Book, Genealogy

My Week in Quarantine

So I haven’t really done as much researching as I have wanted to do in my family history journey but this past week I spent some of my days creating an introduction to genealogy PowerPoint presentation for my son’s Boy Scout Troop.

It’s pretty basic as I’ve included what ancestors are, descendants, how you really only need 7 to 15 names to begin working on your family tree on the major online databases (FamilySearch, Ancestry or MyHeritage) and then detailed the items you need to seek: birth certificates, death certificates, marriage licenses and censuses to start out.  Throw in examples of family group sheets, pedigree charts, a brief bit on land records, how everyone needs to search newspaper articles and a little bit of information about DNA and you have a 31 slide presentation all raring to go (unless of course I forgot some major point that I was suppose to include – which hubby is looking it over as I type this).

It was a fun endeavor as I got to show off my favorite documents in the presentation – Ralph Reed’s death certificate – I figured as part of ad-libbed anecdotes I’ll discuss my surprise in finding his at the library, my grandfather’s birth certificate where he was originally named Charley Wilmer but my grandmother opted to change it to Leroy at some point later in time (would love to know when that took place). For newspapers I included the article about why Ralph was executed and what his last meal was, and my grandfather Harold Fairhurst’s hole in one. I also included a 1910 Federal Census where several of the families on 1-sheet were all related – my great-grandparents lived near several of my great-grandmother’s brothers and sisters.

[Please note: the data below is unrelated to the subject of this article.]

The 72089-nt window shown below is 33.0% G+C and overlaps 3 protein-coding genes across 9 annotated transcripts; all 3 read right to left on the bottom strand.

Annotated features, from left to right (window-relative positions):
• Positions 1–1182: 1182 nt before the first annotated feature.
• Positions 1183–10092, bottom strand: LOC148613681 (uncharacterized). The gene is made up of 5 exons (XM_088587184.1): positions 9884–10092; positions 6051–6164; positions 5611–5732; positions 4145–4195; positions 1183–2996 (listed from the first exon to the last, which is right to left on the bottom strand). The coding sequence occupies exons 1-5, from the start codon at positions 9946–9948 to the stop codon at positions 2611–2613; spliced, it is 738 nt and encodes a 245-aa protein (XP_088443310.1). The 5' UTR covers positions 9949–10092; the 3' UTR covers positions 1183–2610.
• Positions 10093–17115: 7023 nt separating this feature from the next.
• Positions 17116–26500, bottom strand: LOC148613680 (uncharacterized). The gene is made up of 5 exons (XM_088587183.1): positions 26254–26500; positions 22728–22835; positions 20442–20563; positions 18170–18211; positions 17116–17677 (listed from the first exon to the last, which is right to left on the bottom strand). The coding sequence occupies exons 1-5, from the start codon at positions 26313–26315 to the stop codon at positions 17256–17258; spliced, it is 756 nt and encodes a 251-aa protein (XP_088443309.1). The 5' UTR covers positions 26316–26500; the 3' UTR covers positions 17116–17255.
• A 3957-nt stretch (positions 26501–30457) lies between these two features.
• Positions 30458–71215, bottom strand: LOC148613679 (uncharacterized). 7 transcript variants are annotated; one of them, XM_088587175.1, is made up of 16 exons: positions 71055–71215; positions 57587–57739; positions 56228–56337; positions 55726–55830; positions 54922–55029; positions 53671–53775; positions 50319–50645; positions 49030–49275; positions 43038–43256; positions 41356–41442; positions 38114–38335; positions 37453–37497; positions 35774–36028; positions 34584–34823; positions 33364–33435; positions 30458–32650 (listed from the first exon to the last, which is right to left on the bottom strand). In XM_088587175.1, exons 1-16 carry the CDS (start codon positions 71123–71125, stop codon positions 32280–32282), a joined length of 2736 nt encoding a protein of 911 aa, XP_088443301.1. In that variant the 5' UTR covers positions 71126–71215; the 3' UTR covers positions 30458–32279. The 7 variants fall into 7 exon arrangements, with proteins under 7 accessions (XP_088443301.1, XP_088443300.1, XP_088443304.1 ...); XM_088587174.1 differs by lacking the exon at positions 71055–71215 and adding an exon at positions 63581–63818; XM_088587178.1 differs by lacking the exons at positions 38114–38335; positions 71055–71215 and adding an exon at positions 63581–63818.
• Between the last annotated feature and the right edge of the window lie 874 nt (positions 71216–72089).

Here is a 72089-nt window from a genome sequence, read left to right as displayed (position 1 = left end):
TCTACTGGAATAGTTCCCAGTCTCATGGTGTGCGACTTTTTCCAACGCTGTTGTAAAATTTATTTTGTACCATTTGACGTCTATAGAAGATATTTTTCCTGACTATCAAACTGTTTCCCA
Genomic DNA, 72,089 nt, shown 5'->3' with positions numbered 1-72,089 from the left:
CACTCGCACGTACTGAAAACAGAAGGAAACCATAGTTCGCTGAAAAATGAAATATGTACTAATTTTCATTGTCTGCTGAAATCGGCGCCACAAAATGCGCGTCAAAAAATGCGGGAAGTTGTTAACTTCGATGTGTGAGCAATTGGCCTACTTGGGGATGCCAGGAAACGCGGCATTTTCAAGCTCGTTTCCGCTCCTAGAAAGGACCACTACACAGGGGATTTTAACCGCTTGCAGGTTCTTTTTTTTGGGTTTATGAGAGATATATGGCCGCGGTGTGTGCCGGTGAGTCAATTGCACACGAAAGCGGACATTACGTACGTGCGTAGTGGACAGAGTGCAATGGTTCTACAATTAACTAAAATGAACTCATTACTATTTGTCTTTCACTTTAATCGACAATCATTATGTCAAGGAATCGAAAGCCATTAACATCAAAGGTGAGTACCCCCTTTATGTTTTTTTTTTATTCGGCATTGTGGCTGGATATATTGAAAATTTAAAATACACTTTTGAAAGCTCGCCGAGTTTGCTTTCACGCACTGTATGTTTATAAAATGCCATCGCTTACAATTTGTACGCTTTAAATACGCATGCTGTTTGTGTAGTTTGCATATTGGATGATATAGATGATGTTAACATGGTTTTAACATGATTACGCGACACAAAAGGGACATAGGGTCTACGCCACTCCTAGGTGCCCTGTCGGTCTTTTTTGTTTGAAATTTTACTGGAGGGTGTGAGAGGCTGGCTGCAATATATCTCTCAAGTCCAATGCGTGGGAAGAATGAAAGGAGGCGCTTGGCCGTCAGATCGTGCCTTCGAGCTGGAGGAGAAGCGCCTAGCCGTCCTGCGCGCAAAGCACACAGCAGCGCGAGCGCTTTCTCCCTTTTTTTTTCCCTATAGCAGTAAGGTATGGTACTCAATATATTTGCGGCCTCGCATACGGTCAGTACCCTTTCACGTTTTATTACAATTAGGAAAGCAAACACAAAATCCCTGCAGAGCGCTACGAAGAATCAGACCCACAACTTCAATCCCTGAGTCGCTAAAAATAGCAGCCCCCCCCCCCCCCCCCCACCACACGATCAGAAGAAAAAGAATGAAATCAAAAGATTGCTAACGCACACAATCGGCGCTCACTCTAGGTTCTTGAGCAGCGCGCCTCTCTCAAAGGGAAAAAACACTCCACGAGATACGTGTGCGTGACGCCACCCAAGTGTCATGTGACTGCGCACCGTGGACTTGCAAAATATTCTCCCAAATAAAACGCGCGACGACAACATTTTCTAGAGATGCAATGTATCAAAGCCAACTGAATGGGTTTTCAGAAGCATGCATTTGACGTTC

Tomorrow night I get to practice my presentation as I’ve never been on the speaking end of a conference call or using the meeting software.  Fingers crossed it goes well.  My son’s troop has decided to still meet electronically so they can still earn merit badges in this isolating time (my daughters troop has done the same).

I hope everyone is handling the isolation in their own way.  Being an introvert I knew I’d somewhat excel at this – but even I’m missing people (I see people on my weekly trip to the grocery store but it’s not the same as I don’t really talk to people – it’s more sport now than shopping as you do your best to stay 6 feet apart).

Wishing everyone all the best in these trying times!


Book Review: A Race Against Time


Recently I was in the mood to read a book, but where my first choice is usually of the chick-lit variety, on this day I wanted to read something with substance.  Not finding anything on my Nook, I opted to go to the e-book choices at my local library to see what they had for me to be able to download on the spot (it was a Saturday night and the “real” library was closed).

The first book listed was “A Race Against Time: A Reporter Re-Opens the Unsolved Murder Cases of the Civil Rights Era” by Jerry Mitchell.  I instantly downloaded it.  This book blew me away.  So many stories that I remember learning in my high school history class that I thought were solved, weren’t.

This fact astounded me.

The Cases